From School Library Journal
Grade 4-8-In the late 19th century, government-supported boarding schools were created to educate and assimilate Native American children into the overriding white culture. Cooper examines the Carlisle Indian School in Pennsylvania, one of the best known of the boarding schools, and some of its former students. The founder of Carlisle, Captain Richard Henry Pratt, was a former Buffalo soldier and Indian fighter, which may have adversely affected his treatment of Native children and their families. Individual student accounts, as well as fascinating photographs from the National Archives and the Army War College archives, add personal touches to the work. It is difficult to overstate the damages inflicted by these institutions on Native families. The author attempts to show some of the positive experiences, including the athletic development of Jim Thorpe, but glosses over the painful realities of the schools. Students were often kidnapped from their families and forced to abandon their languages, ways of life, and traditions to be assimilated into white culture. Good intentions aside, the boarding schools were part of an effort to destroy Native ways of life, which cannot be examined unemotionally or without a great deal of study. It is apparent that the author has no background in Native studies as offensive generalizations about beliefs and practices, as well as the use of improper names, flow throughout the book. While the boarding schools need to be studied, librarians and teachers should seek out individual accounts by former inhabitants rather than confuse students with this stereotypical and inaccurate work.Mary B. McCarthy, ACLIN/Colorado State Library, Denver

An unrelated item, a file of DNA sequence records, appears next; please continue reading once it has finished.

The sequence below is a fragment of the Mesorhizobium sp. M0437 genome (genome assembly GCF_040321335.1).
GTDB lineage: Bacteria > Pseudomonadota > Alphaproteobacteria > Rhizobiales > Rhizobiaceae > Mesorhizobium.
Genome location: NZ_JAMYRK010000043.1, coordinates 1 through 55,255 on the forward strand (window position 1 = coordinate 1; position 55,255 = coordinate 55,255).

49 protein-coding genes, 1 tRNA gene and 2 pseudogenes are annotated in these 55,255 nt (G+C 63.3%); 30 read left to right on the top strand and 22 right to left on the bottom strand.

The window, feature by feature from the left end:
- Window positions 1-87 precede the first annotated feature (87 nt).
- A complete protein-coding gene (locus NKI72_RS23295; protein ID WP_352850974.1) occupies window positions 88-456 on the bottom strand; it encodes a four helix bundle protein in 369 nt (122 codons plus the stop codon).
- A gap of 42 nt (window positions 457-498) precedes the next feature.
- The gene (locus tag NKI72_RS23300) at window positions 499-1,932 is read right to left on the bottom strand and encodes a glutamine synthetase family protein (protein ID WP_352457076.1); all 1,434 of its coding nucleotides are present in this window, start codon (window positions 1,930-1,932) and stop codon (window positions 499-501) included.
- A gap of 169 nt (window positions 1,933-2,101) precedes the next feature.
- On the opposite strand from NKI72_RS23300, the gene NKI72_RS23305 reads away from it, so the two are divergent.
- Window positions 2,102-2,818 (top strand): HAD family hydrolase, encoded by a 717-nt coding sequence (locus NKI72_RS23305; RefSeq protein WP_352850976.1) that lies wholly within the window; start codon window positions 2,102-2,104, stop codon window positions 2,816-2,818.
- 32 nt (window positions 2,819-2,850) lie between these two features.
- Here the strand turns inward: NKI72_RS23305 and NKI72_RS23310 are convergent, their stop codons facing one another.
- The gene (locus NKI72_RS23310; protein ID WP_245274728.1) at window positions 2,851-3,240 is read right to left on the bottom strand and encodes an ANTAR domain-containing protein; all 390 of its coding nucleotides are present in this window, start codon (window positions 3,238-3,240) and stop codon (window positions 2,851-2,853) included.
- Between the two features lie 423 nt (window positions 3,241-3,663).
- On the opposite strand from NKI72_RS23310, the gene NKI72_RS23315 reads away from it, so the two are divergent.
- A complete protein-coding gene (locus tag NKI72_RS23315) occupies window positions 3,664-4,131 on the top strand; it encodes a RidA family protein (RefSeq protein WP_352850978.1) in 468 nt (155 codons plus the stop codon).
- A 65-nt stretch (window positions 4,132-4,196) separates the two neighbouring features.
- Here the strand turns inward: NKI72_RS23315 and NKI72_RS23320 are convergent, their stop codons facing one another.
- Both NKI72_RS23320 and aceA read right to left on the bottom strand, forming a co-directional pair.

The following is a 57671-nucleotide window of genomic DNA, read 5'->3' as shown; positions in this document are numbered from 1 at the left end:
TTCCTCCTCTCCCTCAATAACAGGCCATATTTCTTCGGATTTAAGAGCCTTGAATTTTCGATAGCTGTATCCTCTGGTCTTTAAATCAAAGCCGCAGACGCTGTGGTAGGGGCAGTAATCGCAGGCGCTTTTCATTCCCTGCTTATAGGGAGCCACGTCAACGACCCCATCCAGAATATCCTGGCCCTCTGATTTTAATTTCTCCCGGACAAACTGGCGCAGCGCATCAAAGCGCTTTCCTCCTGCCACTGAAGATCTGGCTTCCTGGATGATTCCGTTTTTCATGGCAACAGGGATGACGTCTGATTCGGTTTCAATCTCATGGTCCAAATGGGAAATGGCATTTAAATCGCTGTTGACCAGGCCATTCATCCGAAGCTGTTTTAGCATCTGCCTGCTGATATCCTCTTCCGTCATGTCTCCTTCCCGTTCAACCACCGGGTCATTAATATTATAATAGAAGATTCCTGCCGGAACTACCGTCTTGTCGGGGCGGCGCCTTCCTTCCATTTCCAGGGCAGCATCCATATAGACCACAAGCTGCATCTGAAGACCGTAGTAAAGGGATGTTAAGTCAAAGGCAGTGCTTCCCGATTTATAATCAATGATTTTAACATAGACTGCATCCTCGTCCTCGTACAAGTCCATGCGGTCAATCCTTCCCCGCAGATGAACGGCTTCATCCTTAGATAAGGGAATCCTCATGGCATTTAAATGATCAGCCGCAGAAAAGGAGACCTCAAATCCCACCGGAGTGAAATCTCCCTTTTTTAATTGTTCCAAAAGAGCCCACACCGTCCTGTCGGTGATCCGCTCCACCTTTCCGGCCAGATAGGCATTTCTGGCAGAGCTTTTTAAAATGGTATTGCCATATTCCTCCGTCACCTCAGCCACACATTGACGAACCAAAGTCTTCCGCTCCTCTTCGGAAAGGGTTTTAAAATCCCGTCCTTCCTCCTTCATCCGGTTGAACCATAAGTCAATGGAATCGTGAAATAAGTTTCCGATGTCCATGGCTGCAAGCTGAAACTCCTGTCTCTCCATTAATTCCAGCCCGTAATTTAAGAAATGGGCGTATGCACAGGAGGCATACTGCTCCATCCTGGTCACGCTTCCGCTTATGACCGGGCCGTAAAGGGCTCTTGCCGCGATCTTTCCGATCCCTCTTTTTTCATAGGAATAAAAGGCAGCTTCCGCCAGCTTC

Copyright 2000 Reed Business Information, Inc.
From Kirkus Reviews
Cooper (Hell Fighters, 1997, etc.) takes a relatively dispassionate look at a cruel chapter in US government/Indian relations: the sometimes-forcible removal of children to Carlisle and other off-reservation boarding schools. Although he is guilty of overgeneralizing (in a chapter titled ``The Indian Way''as if there were but onehe states, ``When they were teenagers, Native Americans married, had children, and went on the warpath''), the author makes a brave attempt to be evenhanded, balancing the schools' renowned athletic accomplishments and prominent attendees (e.g., Jim Thorpe) against the harsh punishments, outright abuses, and ruthless cultural indoctrination to which students were subjected. Despite scattered successes, it is obvious that the ends were neither justified nor accomplished by the means. Since books about the Indian boarding schools tend to be either indictments or whitewashes, Cooper may skimp on the schools' modern history, but by steering a middle course in his account of their origins, practices, educational philosophy, and early record, he allows readers to draw their own conclusions. Generous helpings of contemporary black-and-white photographs and statements give many students both voices and faces; a concluding list of sources (of varying reliability) includes web sites. (map, b&w photos and reproductions, further reading, bibliography, index) (Nonfiction. 10-13) -- Copyright ©1999, Kirkus Associates, LP. All rights reserved.